Roughly half the people that voted in this past U.S. election voted against Donald Trump. As you know now President Trump won the Electoral College, but lost the popular vote. This outcome has not sat well with some and many well known actors had already threatened to move to Canada if Mr. Trump won the election.
Many of these folks live in California and most have not as of yet moved to our neighbor to the north. The fact that people are having to move has raised a different possibility. One that involves the Golden State no longer being part of the Union. The petition for succession is being called Calexit (taking a similar name as the successful Brexit). There are seemingly impossible odds for California to leave the United States, but what if it worked?
If CalExit passed at the ballot box (it would need 55 percent to pass) it would then take an amendment to the U.S. Constitution to allow for the state to break away. While this isn’t likely to happen (and we don’t see too many gun control loving anti-war California’s wanting to fight for their independence) there is a slight chance.
If the state became its own nation then based the current GDP of $2.4 trillion dollars it would be the sixth largest economy in the world. It would only be behind the United States, China, Japan, Germany and the UK. Of course this is if GDP stays up and a large chunk of that is from technology and agricultural.
The tech industry would likely stay in California (with some companies leaving for lower tax areas), but the farming industry could look to bolt. As regulations and the recent drought have left many farmers struggling quite a few have already given up on farming. California produces one third of the worlds produce, but if this left the state with farmers looking to do their farming elsewhere that could be a major hit to the new country’s economy. To add to this the overwhelming majority of folks that own a farm are conservative and would no longer have good representation in a California Nation. Because of this they are likely to sell the farm and move. What would happen next would depend on who bought these farms and what happened to the land.
While California is known as a very liberal state some may find it interesting that there are a lot of conservative areas. The large population centers of the Bay Area and the LA area keep the more conservative parts of the state from having a voice. Because of this at a state level (and potentially a country level) these people are not well represented and many would look to leave California if it was no longer part of the USA. Of course the opposite is true and many liberals from the remaining states would leave for California.
If passed it could be the ultimate social experiment of if conservative or liberal ideas work better. And after all that setup this is where we get to the auto industry.
Without California in the Union, Republicans would likely dominate elections (especially the presidential election) over most of the U.S. Likewise the Nation of California would likely be dominated by Democrats. This would mean that California’s already strict laws regarding the environment and climate change would probably become even more strict. The Governor is currently talking about raising the already high gas tax by 42% and a 141% increase on vehicle registration fees. With an entire nation to finance, taxes would go through the roof.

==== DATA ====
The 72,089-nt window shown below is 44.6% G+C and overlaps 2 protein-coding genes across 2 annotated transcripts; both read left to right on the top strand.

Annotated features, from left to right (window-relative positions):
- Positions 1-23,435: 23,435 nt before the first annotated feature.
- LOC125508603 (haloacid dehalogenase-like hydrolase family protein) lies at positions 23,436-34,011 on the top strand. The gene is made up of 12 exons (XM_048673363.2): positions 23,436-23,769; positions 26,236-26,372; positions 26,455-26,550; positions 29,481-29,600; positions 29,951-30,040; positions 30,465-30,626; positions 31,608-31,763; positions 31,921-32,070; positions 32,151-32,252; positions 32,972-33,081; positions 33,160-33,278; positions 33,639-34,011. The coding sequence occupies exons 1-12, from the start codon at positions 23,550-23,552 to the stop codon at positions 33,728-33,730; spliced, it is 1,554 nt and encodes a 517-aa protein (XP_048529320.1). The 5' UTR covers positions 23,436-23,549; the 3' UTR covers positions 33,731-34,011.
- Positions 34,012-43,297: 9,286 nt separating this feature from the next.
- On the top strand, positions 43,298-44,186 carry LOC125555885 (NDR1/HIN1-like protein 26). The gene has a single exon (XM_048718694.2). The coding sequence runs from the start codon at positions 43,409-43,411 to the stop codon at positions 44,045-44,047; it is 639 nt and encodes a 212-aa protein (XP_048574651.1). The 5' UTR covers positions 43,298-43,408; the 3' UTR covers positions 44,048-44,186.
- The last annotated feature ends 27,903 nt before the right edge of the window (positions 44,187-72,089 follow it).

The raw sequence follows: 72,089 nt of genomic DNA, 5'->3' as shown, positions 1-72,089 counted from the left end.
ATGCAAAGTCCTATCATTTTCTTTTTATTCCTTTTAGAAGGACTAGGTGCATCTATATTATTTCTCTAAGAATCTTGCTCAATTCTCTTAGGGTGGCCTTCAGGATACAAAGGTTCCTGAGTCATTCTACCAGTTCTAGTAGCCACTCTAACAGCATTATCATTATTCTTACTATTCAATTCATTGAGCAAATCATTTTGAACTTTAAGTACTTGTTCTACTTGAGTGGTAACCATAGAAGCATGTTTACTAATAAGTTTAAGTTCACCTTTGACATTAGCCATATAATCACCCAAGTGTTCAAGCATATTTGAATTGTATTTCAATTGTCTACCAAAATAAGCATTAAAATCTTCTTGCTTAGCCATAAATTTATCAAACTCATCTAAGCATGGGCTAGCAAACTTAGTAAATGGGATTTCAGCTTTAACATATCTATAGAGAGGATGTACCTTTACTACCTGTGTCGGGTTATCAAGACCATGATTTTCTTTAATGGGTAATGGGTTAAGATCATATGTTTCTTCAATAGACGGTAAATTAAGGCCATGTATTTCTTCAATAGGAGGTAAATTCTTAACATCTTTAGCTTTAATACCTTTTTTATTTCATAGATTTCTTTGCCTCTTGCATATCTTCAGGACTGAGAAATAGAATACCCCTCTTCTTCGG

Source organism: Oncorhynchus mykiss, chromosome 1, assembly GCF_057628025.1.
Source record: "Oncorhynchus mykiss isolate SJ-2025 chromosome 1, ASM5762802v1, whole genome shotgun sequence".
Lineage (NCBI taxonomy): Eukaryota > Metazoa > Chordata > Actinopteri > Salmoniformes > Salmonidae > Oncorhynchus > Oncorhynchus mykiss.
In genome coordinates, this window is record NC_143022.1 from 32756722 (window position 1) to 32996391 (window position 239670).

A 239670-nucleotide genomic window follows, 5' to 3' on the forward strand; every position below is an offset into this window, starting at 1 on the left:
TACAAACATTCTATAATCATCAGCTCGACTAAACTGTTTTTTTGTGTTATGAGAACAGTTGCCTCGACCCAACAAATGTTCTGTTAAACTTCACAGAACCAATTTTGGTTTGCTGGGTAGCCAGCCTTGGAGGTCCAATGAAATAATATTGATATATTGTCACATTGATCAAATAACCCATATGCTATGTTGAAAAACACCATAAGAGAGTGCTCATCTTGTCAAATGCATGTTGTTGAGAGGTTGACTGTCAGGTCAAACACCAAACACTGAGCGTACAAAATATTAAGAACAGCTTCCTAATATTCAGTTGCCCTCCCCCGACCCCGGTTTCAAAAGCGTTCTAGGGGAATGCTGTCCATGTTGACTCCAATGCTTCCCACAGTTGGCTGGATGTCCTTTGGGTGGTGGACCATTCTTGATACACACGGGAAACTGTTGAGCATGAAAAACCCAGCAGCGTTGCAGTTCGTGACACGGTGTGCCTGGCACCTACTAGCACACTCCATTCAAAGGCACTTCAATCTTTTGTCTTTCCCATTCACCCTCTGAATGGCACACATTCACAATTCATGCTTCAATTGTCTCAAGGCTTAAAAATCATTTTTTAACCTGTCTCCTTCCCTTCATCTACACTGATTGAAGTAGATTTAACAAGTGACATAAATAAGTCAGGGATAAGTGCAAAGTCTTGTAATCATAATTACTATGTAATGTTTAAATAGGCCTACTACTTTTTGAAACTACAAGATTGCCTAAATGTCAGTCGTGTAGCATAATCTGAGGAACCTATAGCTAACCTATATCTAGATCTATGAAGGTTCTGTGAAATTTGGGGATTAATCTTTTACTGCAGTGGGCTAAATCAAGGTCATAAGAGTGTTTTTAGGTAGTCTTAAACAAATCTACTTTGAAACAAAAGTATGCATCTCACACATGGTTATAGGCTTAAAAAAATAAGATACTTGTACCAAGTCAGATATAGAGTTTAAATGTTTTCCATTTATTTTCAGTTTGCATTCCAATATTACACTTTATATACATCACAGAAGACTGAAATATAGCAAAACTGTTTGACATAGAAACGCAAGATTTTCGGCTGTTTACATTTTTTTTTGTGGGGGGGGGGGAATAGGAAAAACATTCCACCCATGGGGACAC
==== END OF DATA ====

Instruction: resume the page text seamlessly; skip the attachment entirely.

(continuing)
With gas being taxed higher and higher more and more people in the state would look to electric cars to help elevate the financial burden. Cars from Tesla, especially the forthcoming Model 3, would almost be impossible to build fast enough to support the demand. Outside of the very wealthy or people with a classic car for weekends only, the V8 would get the death penalty with a much higher gas guzzler tax than already exists. The SUV in general would also become impractical due to the fact that most get less than great gas mileage.
If less gas powered vehicles are on the road, then the new Nation would collect less use taxes from fuel. This will accelerate the move to a per mile tax that is already being toyed with.
Emission testing standards could also become much more strict which could prevent automakers from importing some models. Outside of San Francisco, public transportation in California is terrible. The state is just not made for it. This would begin to change should the state break away and as driving continues to become more expensive.
On the contrast with Republicans more than likely in control of the remaining states, the United States would overall be more lax on automotive companies. It would continue to be somewhat state dependent, but what the Trump administration has already done to encourage oil pipelines and changes in the EPA that will reduce climate change related federal regulations is encouraging for those that love big engines. V8 powered vehicles and SUVs will remain popular choices in much of the USA.
Overall the automotive landscape in the 49 state left in the United States would remain largely the same as it is today. Automakers will fill market needs and if regulations and low gas prices allow for it, bigger engines will be very much in style.
In California hybrids and all electric vehicles will become even more popular than they already are. More regulation will force U.S. automakers to keep emissions lower for any imports to California (as well as many other countries).
Do you agree with these assumptions of what would happen if California left the Union? Scroll down to comments and let us know your thoughts.
Picture Source: TUBS